1. You’re private. Sure you are. No one can see your profile except your friends. That’s great, but it takes two seconds for one of those friends to copy and paste something you’ve posted and share on their own walls, feeds, etc. The best rule of thumb (and it’s similar to what we tell people in media training): nothing is ‘off the record.’ Treat everything you post online as potentially being seen by EVERYONE, because it can be seen and it is somewhere (the NSA taught us all that).
  2. No one knows it’s me writing this blog. If you’re writing a personal blog, sure it might be hard to find you, but I bet someone will eventually if you’re writing about details of your life. Maybe no one will, but do you really want to take that chance?
  3. Tagging policy. What are your tagging settings on Facebook? Can anyone tag you? Maybe it’s time to click the setting where you need to approve any potential tags. Isn’t it better to be more aware of where your name is linked? Trust us, it is.

The list can certainly continue, but these are a few items to think about as 2014 really gets going.

Are there any tips you suggest for keeping the integrity of your online presence? 

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offices2christmasparty_story

Christmas, Hanukkah, New Years, Aaron Rodgers’s birthday—it truly is the most wonderful time of the year. With so many occasions to observe, it’s just a matter of time before corporate holiday parties scuttle their way onto the handy dandy Outlook calendar.

Seeing as we’re here to advise on entry-level PR, what kind of mentors would we be if we didn’t provide a little direction on holiday party etiquette? Below, we’ve compiled several tips for navigating your corporate festivities, and making sure you don’t give your managers any reason to quote Taylor Swift on, “I knew you were trouble when you walked in.”

  • Keep it classy. Contrary to popular belief, staying classy isn’t reserved for those residing in San Diego. Whether you’re aware of it or not, your colleagues and managers can and will take note of your behavior. You don’t want to be that girl/guy whose behavior is still a topic of conversation at your firm’s holiday shindig in 2019. Take Mean Girls’ supporting character Amber D’Alessio for example. She may have made out with a hot dog just one time, but people don’t forget. Amber can’t go back in time to fix her famous frank faux pas, but it’s not too late for you to keep it classy. You’ll be glad you did.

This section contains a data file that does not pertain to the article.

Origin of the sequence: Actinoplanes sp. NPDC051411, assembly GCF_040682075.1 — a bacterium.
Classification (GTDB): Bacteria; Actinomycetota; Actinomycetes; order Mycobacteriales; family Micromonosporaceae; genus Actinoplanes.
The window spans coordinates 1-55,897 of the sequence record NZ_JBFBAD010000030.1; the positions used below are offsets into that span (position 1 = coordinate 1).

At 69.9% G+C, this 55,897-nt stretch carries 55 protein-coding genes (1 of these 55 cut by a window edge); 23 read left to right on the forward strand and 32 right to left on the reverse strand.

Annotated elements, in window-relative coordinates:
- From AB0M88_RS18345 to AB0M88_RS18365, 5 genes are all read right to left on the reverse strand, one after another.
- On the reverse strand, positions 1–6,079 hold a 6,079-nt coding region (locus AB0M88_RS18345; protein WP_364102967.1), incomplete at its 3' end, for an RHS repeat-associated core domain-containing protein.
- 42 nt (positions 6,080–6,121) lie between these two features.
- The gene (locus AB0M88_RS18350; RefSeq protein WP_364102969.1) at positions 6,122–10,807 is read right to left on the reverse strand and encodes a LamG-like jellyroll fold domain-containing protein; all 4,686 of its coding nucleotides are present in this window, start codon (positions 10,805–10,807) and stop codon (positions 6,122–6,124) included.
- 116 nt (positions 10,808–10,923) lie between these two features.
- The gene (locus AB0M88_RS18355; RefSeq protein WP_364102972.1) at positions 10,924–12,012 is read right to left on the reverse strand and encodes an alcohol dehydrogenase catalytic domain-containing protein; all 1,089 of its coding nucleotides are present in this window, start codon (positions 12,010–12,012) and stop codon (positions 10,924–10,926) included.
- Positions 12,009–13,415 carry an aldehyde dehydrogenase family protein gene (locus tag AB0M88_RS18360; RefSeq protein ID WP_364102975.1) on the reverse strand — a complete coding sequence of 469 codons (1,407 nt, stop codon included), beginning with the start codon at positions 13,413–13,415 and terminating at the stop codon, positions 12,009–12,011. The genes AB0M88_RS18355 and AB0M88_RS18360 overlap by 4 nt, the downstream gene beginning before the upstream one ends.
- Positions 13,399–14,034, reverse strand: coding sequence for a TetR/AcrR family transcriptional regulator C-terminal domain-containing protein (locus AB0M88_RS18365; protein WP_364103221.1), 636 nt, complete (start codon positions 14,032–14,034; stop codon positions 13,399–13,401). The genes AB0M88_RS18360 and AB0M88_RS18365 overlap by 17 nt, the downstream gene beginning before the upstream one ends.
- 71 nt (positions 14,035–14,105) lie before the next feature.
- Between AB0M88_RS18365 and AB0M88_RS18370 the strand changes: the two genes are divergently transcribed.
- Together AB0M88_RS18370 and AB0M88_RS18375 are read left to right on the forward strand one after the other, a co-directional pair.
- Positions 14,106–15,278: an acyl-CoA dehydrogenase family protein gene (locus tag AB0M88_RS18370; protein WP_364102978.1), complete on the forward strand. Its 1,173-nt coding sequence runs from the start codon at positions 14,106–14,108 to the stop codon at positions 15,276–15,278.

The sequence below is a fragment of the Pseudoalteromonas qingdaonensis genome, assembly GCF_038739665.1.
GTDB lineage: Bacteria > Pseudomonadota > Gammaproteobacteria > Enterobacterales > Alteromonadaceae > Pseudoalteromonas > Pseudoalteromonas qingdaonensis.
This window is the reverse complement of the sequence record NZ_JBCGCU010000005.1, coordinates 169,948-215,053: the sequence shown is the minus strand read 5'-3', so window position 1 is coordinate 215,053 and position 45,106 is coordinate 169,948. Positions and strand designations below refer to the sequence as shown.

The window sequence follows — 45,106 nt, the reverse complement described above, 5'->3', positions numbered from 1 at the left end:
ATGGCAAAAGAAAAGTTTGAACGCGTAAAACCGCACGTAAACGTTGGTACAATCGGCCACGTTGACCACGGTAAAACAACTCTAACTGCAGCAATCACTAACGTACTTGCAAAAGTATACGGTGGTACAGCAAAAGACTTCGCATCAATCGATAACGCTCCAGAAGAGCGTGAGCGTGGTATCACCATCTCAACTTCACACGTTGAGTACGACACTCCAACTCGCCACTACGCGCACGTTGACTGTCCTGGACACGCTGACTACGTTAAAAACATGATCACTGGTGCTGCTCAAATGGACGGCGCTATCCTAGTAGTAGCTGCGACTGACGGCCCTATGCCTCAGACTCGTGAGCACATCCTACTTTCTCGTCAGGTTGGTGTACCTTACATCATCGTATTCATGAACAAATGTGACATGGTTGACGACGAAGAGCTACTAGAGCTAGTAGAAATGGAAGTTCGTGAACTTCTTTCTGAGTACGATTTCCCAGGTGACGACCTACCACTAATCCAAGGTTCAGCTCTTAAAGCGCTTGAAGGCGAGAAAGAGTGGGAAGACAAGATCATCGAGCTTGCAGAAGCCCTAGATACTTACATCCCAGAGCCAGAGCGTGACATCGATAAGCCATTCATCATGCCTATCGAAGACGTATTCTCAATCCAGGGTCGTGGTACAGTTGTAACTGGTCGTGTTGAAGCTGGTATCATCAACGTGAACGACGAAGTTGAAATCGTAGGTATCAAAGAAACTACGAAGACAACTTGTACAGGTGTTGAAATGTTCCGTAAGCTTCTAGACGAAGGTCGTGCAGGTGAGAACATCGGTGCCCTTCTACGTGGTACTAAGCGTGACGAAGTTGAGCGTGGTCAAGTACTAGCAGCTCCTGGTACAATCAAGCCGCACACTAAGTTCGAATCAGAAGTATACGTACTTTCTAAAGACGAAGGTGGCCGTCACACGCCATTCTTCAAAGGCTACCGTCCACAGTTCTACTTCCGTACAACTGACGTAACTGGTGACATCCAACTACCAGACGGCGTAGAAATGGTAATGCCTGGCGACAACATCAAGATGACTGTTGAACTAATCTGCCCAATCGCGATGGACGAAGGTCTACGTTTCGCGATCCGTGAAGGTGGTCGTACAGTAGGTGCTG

• Use the holiday party as an opportunity to really get to know your colleagues. Electing to participate in the summer kickball league was one of the best choices I made during my interning period at Peppercomm, as it posed an opportunity to connect with colleagues outside of the business context. The holiday party presents a similar opportunity: an occasion to click with coworkers in a casual, stress-free environment. Don’t be afraid to step outside of your comfort zone and converse with people you may not be extremely familiar with—that’s exactly what you should be doing!
  • If you’re going to drink, have a glass of water between each beer. Holiday parties are not the time to whip out your tremendous beer pong skills, or engage in a flip cup competition- especially as an intern. Socially drinking is acceptable, but you never want to be “that intern” for years to come. General rule of thumb is watch the alcohol intake- and as tempting as it may be when you see other coworkers engage in such behavior- do as they say, and not as they do. Which brings us to our next point…
  • Don’t always do as you see. Depending on your office situation, some office parties can be a little more “free” than others. If you see a supervisor/superior drinking a little more than they should, it doesn’t mean you should, too. Always err on the side of caution and keep it to a two drink maximum. It’s important to always maintain a level of professionalism.
  • Dress the part. Ask your coworkers who may have been at former office parties what the dress code is. You don’t want to be underdressed—or on the flip side—wearing a gown if it’s casual.
  • Beware the next day. Whether or not you’re always early, right on time or a few minutes late for work—make SURE that you’re early for work on the morning following your corporate party. This is a day some higher-ups may be paying attention to those who are a bit late or, even worse, calling in sick. Even if you have completely legitimate excuses, being late or calling in is a red flag that you may have had too much fun the night before . . . and believe me, people notice.

For even more tips on the topic, see Jacqueline Whitmore’s recent Entrepreneur piece 7 Ways to Stay Out of Trouble During Your Holiday Office Party.

Do you have any holiday party horror stories or additional etiquette tips to share? Please comment below—we’d love to hear from you!

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Intern Podcast

To find out more about life as a Peppercom intern, check out this podcast produced by former Peppercom interns who share their experiences. Click Here